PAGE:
Qenko and Tambomachay are two interesting sites in Cusco that I went to. I combined them for this article because neither place has much meat to its story.
Tambomachay, which means resting place in Quechua, stands 3765m/12,350ft above sea level just outside of Cusco.
Scholars think the Incas constructed the site to worship water and as a place for the king to rest – in other words, a spa.
It’s a series of canals, waterfalls, and aquaducts that result in two perfectly equal streams of water. You can put a bucket under each source of water and watch as each fills up at the same time.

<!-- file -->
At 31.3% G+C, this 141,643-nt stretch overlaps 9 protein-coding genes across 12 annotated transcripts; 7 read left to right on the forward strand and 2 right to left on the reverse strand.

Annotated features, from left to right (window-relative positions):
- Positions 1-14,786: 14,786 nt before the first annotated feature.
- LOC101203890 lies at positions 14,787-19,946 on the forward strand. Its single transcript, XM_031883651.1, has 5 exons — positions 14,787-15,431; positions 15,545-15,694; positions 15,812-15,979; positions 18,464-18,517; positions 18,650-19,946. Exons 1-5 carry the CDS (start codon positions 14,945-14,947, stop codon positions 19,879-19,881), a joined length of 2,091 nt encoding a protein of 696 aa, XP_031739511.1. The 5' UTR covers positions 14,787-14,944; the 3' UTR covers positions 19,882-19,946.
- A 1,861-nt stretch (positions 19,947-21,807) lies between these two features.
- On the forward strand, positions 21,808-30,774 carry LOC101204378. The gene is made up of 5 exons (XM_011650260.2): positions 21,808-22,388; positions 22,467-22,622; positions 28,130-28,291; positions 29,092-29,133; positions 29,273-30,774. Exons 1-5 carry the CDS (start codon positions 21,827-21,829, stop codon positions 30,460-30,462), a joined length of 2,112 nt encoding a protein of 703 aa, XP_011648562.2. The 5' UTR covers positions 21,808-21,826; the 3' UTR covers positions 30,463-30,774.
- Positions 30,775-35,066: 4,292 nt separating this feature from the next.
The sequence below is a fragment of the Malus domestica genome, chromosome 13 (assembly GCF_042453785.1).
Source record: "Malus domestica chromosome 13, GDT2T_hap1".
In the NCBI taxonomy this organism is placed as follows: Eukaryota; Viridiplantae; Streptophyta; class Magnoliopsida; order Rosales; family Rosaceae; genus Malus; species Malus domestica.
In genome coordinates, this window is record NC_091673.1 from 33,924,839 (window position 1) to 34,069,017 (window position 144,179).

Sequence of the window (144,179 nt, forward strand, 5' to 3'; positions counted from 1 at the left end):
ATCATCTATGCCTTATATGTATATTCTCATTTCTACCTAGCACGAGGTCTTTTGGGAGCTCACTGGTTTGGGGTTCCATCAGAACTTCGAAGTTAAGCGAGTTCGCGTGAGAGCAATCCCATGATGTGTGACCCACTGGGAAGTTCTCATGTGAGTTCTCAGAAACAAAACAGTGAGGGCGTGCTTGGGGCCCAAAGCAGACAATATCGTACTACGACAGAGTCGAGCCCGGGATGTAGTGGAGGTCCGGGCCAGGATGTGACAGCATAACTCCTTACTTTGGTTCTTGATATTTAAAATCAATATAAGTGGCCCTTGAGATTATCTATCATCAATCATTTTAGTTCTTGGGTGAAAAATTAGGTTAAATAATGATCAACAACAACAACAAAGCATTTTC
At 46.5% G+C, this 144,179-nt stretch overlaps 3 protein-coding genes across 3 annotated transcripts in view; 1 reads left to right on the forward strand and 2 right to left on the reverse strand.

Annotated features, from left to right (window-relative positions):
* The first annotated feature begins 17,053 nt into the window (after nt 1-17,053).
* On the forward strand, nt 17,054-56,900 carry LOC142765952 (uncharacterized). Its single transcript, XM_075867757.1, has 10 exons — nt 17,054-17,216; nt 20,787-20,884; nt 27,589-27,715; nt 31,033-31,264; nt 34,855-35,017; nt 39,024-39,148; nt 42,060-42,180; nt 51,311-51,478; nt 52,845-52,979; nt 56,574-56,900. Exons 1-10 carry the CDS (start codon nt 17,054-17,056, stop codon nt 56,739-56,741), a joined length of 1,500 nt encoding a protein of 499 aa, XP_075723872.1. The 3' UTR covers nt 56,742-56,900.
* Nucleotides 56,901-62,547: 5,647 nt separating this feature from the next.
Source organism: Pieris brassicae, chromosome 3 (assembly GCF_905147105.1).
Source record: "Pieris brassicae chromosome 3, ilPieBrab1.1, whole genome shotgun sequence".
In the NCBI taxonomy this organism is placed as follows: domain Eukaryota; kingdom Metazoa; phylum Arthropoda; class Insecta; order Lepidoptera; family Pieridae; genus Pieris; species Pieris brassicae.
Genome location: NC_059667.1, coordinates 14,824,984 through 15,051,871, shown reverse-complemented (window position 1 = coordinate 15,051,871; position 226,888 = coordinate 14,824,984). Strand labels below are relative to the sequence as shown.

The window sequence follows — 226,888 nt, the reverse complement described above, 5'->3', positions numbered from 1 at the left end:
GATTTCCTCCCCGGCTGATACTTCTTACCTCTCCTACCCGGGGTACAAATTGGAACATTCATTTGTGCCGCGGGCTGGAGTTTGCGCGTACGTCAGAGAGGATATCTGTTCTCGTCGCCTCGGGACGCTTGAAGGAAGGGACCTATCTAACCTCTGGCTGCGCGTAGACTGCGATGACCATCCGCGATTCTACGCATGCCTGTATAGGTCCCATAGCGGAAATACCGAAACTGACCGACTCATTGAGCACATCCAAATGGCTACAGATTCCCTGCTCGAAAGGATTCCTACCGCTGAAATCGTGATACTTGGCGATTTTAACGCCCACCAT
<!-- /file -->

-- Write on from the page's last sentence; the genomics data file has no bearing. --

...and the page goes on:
Equally impressive is that the water, which comes from the nearby mountains, is still clean enough to drink directly without filtration.
There was also a royal garden here before.
Qenko stands 3580m/11,750ft above sea level in the Sacred Valley of Cusco. It’s name comes from the Quechua word for maze. The site is expansive, but features a labyrinth with walls made of stone. It is believed that inside this labyrinth, deep inside, sacrifices and mummification took place.
It was a bit spooky. When I was there, the guide told us to touch the stone where, it was believed, sacrifices and mummification took place. It was completely freezing. I don’t know why it was unnaturally cold, but interesting.
That room for sacrifices/mummification was also designed so that the rays of the sun would shine on the rock supporting the body exactly at sunrise and sunset. Impressive.